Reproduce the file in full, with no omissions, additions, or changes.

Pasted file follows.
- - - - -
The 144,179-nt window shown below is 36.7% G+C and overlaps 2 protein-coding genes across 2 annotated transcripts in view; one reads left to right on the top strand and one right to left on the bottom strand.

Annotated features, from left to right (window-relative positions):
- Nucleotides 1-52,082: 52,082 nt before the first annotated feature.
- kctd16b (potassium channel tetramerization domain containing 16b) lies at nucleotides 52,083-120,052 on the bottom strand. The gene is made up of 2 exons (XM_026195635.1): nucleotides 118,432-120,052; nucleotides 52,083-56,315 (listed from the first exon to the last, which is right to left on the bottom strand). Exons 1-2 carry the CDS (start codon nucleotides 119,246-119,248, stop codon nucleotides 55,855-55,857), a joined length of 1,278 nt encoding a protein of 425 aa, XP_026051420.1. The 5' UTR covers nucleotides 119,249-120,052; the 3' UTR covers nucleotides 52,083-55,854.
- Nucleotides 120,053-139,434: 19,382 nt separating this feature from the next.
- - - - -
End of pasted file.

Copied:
The 144,179-nt window shown below is 36.7% G+C and overlaps 2 protein-coding genes across 2 annotated transcripts in view; one reads left to right on the top strand and one right to left on the bottom strand.

Annotated features, from left to right (window-relative positions):
- Nucleotides 1-52,082: 52,082 nt before the first annotated feature.
- kctd16b (potassium channel tetramerization domain containing 16b) lies at nucleotides 52,083-120,052 on the bottom strand. The gene is made up of 2 exons (XM_026195635.1): nucleotides 118,432-120,052; nucleotides 52,083-56,315 (listed from the first exon to the last, which is right to left on the bottom strand). Exons 1-2 carry the CDS (start codon nucleotides 119,246-119,248, stop codon nucleotides 55,855-55,857), a joined length of 1,278 nt encoding a protein of 425 aa, XP_026051420.1. The 5' UTR covers nucleotides 119,249-120,052; the 3' UTR covers nucleotides 52,083-55,854.
- Nucleotides 120,053-139,434: 19,382 nt separating this feature from the next.